On July 29, a U.S. district court issued a nationwide injunction preventing the Department of Homeland Security from enforcing the “public charge” federal regulations that took effect last August. The court held that the COVID-19 pandemic has drastically increased the potential risk of harm of foregoing benefits to immigrants, justifying the injunction during the public health emergency.
Federal law authorizes the federal government to deny immigrants entry into the U.S. or adjustment to their legal permanent resident status (e.g., green card) if they are determined likely to become public charges — that is, if they cannot provide for their own food, shelter, medical care, and other necessities without receiving welfare or other public benefits. The August 2019 regulations expanded the list of benefits that the government would consider to include non-emergency Medicaid — Medi-Cal, in California — with limited exceptions. Detailed information about the August 2019 regulations is available here.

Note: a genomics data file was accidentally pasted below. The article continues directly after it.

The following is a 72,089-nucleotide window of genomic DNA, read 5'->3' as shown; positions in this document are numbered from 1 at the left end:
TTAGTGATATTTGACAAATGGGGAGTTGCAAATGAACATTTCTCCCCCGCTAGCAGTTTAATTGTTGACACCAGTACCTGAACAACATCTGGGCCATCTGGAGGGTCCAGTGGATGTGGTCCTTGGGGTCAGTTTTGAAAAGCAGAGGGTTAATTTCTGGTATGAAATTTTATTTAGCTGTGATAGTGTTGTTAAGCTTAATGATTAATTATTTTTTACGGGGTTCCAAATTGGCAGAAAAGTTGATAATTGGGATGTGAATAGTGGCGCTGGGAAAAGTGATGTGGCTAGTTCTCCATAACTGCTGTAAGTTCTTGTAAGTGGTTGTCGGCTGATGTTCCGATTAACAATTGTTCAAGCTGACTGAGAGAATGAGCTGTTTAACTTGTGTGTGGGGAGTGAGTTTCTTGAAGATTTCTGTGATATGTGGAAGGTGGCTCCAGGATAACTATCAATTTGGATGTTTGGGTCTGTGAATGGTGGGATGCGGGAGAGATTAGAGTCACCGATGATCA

Previously, the U.S Citizenship and Naturalization Services (USCIS) issued an alert clarifying that treatment or preventive services related to COVID-19 would not negatively affect an immigrant’s future public charge determination, even if the treatment is paid for by public benefits.
In addition, the USCIS stated it would consider circumstances — such as social distancing and quarantine — that prevent an immigrant from working or attending school, resulting in the immigrant relying on public benefits for the duration of the COVID-19 outbreak and recovery phase. At this time, USCIS has withdrawn this alert and stated that it will enforce the public charge regulations that were in effect prior to August 2019. The current USCIS policy is here.
As a reminder, hospitals should not provide legal advice to patients on the impact of the public charge rule on their immigration status, as each situation is different, and the rules have been changing frequently. Instead, hospitals should refer patients to an immigration expert who can advise on the patient’s situation.
Hospitals can still explain whether someone is eligible for a health care or public benefits program, but only a qualified immigration lawyer should advise on whether a patient’s use of the program will affect their immigration status.